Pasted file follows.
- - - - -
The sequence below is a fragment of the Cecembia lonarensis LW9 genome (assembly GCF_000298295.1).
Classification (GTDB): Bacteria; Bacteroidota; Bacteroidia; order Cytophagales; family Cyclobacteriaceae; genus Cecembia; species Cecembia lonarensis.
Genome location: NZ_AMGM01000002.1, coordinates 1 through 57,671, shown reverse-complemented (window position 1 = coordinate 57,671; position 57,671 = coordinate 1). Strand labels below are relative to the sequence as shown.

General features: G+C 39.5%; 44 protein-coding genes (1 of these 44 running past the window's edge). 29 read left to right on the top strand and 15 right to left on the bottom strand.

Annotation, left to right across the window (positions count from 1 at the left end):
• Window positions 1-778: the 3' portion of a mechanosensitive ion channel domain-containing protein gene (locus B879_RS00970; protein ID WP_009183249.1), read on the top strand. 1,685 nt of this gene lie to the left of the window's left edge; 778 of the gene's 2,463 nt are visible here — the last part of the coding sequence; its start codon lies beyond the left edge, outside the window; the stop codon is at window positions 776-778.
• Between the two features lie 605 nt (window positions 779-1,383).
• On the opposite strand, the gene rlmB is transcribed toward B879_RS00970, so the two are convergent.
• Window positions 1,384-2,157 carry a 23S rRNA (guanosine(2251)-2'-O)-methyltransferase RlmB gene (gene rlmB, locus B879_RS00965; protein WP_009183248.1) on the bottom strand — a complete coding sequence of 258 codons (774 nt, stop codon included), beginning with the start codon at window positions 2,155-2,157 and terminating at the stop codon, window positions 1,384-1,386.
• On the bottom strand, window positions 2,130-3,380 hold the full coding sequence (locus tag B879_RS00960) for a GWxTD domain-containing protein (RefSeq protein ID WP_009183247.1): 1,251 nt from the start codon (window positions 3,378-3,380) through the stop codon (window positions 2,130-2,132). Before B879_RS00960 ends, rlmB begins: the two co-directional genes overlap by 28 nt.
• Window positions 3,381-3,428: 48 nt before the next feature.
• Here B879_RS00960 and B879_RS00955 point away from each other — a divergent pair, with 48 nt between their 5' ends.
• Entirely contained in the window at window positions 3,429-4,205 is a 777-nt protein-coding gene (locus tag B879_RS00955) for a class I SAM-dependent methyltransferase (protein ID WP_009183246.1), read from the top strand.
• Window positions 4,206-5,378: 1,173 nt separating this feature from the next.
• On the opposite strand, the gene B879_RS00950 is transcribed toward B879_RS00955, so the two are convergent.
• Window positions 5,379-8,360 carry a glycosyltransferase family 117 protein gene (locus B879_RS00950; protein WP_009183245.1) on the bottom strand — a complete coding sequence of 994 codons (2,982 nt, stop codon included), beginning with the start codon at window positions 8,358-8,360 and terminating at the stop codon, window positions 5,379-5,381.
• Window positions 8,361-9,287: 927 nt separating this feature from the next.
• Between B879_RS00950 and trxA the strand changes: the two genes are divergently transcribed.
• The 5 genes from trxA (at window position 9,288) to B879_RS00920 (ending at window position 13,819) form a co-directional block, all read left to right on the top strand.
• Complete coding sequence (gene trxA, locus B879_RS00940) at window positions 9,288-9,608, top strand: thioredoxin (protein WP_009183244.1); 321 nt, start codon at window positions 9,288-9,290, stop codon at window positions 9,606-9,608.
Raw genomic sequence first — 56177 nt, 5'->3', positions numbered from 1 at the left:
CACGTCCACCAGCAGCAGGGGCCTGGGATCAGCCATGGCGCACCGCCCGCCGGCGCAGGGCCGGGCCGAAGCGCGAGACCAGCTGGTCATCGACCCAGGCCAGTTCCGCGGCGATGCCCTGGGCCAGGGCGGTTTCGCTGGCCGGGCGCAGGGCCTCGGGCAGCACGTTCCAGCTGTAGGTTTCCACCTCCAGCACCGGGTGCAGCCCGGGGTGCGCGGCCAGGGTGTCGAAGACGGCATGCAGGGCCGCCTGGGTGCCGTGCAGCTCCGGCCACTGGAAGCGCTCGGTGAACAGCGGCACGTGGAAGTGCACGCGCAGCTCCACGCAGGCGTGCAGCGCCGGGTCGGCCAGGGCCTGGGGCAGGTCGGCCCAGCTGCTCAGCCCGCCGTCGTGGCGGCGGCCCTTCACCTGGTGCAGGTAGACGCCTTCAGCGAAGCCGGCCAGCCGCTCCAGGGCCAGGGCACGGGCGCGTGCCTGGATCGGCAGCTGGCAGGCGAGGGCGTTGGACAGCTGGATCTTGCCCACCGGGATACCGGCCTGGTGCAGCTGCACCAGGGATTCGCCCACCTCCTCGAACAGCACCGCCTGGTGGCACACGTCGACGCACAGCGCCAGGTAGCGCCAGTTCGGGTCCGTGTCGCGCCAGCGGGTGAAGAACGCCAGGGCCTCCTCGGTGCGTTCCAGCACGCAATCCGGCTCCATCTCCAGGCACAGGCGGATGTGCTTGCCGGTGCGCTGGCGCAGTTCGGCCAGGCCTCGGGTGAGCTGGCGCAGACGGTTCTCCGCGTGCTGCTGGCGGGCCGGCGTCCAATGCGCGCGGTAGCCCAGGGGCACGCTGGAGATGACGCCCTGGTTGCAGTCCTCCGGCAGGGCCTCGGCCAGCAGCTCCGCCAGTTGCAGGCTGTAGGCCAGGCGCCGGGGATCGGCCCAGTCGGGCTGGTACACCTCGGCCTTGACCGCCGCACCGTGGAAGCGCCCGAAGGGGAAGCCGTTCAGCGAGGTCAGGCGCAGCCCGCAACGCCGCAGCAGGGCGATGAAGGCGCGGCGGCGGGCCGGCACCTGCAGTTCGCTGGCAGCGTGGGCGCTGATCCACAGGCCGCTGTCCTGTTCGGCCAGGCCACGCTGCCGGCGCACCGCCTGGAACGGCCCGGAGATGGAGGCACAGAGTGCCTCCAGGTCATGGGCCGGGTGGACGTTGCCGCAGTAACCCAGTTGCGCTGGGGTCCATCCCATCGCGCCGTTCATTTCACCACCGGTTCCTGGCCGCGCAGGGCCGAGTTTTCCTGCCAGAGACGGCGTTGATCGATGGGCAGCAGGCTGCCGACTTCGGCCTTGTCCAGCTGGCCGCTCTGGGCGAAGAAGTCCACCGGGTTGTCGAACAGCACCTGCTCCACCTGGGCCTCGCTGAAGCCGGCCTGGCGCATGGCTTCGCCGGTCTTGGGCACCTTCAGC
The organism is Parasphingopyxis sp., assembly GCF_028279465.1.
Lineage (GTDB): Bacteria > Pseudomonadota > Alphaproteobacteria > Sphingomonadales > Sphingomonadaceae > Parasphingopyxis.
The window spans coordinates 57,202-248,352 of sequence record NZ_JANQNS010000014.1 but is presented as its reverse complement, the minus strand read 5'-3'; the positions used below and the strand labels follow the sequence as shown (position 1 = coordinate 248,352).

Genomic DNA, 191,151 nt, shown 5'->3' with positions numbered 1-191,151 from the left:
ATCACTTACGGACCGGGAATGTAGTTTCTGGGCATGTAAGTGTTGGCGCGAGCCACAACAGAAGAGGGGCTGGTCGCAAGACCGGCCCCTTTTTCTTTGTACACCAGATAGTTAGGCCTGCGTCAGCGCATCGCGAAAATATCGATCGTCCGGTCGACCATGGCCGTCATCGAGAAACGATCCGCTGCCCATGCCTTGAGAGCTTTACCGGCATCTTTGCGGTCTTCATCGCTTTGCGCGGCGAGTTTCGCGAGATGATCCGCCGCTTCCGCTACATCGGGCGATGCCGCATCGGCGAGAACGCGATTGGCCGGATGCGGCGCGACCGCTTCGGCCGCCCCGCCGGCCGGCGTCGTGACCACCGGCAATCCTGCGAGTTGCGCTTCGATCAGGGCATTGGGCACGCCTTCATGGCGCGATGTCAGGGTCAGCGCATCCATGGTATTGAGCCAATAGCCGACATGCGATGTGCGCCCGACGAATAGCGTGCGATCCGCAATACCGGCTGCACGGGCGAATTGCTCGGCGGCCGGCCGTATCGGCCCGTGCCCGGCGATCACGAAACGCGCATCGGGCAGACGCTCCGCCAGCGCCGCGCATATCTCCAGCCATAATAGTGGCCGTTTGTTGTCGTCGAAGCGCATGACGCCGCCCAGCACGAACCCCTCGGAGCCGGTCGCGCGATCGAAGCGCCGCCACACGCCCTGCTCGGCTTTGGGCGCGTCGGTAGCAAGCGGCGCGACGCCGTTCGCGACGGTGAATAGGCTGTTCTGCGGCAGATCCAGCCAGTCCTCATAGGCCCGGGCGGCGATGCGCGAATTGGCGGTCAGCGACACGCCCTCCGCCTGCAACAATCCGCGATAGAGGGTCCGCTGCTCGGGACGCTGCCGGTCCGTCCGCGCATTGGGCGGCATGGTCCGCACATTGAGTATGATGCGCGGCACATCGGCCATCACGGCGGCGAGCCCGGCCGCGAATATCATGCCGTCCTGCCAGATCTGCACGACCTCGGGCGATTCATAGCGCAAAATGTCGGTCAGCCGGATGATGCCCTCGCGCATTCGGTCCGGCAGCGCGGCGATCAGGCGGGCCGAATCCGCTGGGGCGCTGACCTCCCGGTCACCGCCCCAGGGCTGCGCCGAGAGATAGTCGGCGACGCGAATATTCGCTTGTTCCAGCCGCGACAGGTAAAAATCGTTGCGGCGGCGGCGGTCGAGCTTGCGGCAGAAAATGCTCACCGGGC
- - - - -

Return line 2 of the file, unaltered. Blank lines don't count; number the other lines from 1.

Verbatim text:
Classification (GTDB): Bacteria; Bacteroidota; Bacteroidia; order Cytophagales; family Cyclobacteriaceae; genus Cecembia; species Cecembia lonarensis.